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Pennsylvania Employment Law Blog

Should an employee sign a severance agreement?

When an employee is terminated, an employer may offer a severance agreement that sets forth pay and benefits in return for a worker surrendering something, such as the right to sue. Some things should be carefully considered when employers propose severance agreements.

Employers are not required to offer these agreements and employees are under no obligation to sign them. Employees may wish to negotiate for better terms or reject the agreement so they can file a lawsuit. While considering these agreements, an employee should carefully review terms that should be in this contract.

Non-compete agreements for current employees

Some employers try to have new or prospective employees enter non-competition agreements before hiring. However, they may also have existing employees enter a non-compete clause in new employment contracts. Employers offer these agreements to avoid disputes over employment terms and to protect themselves after a worker leaves or is terminated. Businesses may rely on non-competition clauses to assure that a worker does not disclose confidential information after they leave that employer or use this knowledge while working on their own or for a competitor.

Pennsylvania is one of at least 16 states where employers must provide "consideration," or something valuable, to existing workers when they seek a binding non-compete agreement. This consideration may not be limited to ongoing employment at that business.

Reacting to a job loss

Suddenly losing a job may have a substantial financial and emotional impact. It is important to act quickly, or substantial benefits and rights may be loss. Negotiating effective severance agreements may be important.

Employees who are laid off and did nothing wrong may be entitled to severance pay. This is a specific amount of money paid to employees who are terminated because of business restructuring, personnel cuts or other reasons unrelated to their conduct. Obtaining a copy of the employee handbook or any employment agreement is important to determine whether there is a right to severance pay.

Prescription for medical compensation

Compensation is an important component of working at a hospital, health care system or a physician group. Negotiating employment contracts for medical professionals needs to address several compensation considerations.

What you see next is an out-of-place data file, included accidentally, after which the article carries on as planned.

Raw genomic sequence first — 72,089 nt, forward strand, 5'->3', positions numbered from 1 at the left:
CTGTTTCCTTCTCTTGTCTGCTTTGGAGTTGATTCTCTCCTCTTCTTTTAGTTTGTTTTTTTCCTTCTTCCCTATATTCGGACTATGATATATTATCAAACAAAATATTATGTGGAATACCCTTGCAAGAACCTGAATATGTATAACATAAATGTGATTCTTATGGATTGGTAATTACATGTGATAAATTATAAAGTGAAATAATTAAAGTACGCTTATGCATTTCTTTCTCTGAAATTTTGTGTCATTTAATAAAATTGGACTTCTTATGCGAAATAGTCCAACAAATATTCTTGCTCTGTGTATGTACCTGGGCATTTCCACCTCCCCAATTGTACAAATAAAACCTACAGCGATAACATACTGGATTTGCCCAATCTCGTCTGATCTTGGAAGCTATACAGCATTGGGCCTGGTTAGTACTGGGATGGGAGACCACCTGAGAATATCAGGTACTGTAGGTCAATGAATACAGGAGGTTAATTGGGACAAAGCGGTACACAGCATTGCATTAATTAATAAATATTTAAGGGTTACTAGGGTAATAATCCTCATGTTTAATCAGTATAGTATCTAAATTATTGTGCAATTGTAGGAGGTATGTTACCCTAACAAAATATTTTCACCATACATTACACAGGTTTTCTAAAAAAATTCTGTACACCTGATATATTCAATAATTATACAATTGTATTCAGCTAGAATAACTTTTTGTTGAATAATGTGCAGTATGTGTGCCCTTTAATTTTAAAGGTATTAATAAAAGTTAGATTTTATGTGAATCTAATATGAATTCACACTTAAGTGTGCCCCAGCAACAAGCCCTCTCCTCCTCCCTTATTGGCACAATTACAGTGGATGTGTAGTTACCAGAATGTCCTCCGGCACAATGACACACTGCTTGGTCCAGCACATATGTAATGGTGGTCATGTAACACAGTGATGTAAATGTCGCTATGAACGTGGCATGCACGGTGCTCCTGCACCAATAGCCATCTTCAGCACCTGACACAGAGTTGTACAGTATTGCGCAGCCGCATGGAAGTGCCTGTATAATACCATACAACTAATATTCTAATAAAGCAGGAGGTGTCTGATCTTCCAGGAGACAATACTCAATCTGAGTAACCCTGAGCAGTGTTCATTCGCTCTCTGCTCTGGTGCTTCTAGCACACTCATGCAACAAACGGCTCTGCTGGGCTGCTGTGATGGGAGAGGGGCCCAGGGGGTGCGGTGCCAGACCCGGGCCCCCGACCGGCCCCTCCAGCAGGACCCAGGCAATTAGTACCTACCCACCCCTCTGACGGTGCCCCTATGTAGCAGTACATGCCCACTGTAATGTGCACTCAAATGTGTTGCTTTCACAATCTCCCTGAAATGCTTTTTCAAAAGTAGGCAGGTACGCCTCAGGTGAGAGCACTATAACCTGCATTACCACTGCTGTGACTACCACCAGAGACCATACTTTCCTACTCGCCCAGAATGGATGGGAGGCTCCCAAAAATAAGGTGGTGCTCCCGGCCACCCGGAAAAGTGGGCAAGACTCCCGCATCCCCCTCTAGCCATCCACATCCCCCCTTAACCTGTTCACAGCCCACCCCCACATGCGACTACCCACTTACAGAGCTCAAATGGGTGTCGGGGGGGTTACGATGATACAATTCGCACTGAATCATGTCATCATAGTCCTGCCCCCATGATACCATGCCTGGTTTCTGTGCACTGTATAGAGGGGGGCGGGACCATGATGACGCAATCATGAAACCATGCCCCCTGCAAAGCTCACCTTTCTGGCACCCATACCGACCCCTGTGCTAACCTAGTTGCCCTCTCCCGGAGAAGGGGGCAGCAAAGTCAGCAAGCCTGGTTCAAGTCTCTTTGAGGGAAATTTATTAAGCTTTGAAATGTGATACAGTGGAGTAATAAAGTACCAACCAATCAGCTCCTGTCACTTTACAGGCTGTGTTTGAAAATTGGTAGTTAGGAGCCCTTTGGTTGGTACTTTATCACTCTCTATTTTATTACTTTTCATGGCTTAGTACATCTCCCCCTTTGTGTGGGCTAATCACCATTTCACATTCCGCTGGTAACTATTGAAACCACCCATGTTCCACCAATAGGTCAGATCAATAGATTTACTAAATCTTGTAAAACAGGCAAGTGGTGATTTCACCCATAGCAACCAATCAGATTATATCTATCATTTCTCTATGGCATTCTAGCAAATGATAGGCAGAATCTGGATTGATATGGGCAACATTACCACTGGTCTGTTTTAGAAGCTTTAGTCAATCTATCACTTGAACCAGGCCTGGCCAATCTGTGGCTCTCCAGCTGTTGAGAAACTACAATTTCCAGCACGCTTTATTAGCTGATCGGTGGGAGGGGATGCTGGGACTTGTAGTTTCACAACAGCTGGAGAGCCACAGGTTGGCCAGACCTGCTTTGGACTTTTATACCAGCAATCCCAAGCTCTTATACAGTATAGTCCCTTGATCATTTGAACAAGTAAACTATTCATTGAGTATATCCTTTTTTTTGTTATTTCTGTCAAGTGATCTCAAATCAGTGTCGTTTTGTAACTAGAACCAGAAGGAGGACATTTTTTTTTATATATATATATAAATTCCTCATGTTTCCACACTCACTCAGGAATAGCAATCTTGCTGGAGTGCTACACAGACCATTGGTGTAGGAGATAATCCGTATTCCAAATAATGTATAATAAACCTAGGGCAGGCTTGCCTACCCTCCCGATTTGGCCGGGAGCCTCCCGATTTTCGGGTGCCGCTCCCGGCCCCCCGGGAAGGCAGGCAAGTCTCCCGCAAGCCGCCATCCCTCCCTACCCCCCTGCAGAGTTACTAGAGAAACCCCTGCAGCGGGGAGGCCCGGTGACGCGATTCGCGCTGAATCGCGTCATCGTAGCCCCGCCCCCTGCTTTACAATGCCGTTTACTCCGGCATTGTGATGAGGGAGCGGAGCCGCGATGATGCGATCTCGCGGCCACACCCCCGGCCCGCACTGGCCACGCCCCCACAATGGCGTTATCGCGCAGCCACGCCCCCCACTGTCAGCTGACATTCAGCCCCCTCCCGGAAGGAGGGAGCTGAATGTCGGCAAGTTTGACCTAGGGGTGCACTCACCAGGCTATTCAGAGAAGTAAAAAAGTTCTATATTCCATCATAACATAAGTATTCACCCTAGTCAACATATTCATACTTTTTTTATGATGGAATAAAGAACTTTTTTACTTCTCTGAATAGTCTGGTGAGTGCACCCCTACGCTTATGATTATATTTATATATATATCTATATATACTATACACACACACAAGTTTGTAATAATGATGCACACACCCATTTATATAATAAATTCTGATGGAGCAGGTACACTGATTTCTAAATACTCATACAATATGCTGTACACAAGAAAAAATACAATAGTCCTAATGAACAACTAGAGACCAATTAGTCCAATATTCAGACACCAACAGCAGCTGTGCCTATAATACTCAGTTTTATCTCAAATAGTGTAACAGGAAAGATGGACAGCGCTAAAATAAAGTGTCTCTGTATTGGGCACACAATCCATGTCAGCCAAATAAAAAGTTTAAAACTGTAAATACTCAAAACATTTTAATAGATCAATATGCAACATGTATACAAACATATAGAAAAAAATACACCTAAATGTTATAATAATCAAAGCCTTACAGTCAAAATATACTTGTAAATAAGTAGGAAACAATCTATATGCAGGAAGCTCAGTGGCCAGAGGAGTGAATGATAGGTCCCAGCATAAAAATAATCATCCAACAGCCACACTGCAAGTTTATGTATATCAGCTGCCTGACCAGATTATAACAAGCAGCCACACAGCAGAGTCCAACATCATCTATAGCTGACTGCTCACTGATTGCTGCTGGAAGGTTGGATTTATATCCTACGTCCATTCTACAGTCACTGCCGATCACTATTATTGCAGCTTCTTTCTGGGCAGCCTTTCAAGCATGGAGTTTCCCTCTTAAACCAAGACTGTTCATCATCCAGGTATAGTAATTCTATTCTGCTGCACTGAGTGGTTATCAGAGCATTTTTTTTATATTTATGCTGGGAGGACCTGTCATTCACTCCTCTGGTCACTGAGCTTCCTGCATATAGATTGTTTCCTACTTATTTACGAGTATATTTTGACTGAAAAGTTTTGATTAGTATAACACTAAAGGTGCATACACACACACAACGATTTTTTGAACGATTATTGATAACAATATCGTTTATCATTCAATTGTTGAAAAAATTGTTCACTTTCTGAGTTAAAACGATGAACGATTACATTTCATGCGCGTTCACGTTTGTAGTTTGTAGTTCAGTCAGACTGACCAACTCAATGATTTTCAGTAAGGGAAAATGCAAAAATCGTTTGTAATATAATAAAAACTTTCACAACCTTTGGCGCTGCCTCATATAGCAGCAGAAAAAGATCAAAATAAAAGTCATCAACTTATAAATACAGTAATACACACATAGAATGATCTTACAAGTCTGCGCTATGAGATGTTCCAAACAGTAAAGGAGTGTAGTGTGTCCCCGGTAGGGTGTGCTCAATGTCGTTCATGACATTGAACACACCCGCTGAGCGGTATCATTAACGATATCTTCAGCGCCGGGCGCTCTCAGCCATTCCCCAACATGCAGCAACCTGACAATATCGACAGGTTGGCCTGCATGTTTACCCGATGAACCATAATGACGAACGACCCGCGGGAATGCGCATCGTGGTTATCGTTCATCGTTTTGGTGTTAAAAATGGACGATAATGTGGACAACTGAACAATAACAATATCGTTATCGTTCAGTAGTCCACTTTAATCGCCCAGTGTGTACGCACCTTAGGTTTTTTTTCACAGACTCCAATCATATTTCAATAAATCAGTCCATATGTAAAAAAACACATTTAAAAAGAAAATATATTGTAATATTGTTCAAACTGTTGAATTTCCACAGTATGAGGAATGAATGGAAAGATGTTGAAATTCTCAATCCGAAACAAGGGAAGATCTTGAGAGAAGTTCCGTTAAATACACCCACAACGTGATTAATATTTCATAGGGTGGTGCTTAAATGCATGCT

Compensation should be comparable to other medical professionals with similar skills and experience in the locality. Survey reports on compensation and speaking with colleagues can help provide important information. The base salary should be guaranteed as long as possible without adjustment. This may be one year for practitioners just coming out of training. Doctors joining a health care system that is part of a practice may be able to negotiate a longer time, such as three to five years.

Federal noncompete bill introduced

A noncompetition agreement can prevent a person from seeking more lucrative and satisfying employment. However, these consequential clauses may have been contained on one form or box that was checked without meaningful review when employment contracts were signed. A federal bill may help some workers but has serious drawbacks.

Noncompetition agreements were traditionally used with high-echelon employees to prevent them from revealing or using confidential work-related information. However, almost 20 percent of employers are using non-competes to restrict a broader ranger of employees.

Getting a severance agreement after layoffs

Employees subject to lay-offs and other terminations are dealing with a multitude of emotions and insecurity while promptly clearing out their desk. During this stressful event, and even earlier in companies that are restructuring or engaged in layoffs, employees should consider the contents of severance agreements.

Former employees, a trusted manager or longtime co-worker may be a good source on an employer's layoff policies. If a reorganization may be underway, the human resources office may provide information on their standard severance package. Employers covered by unions may have mandated severance packages.

Employers may cash in on side hustle

Employees may use their free time to seek profit from their interests or hobbies by writing a book, developing a new video game or making pottery or jewelry. Social media and the internet almost limitlessly expand the opportunity to market these side hustles and performing other outside work such as blog writing. Employees need to carefully review existing employment contracts and negotiate updated agreements to deal with these activities.

An employer may believe it owns any work done within the scope of the employee's job and seek its profits. Employers can also jeopardize employment because of this work.

Things to know about noncompete and nondisclosure agreements

Noncompetition and nondisclosure agreements are becoming more prevalent in many businesses and professions. Potential or current employees should pause and carefully consider these clauses when they are offered in an employment contract or at another time.

Through a noncompetition agreement, an employee agrees not to directly compete with their former employer for a reasonable time period and within a geographic area. A nondisclosure agreement restricts a person from disclosing information in subsequent jobs that their former employer classified as proprietary or confidential such as technology, new products, business plans, finances and sketches.

How the #MeToo movement has affected executive agreements

Businesses have made changes of all kinds to their practices and policies since the #MeToo movement put sexual harassment in the spotlight. The issue has become an important one for employment agreements, especially those geared toward top executives.

Protection from claims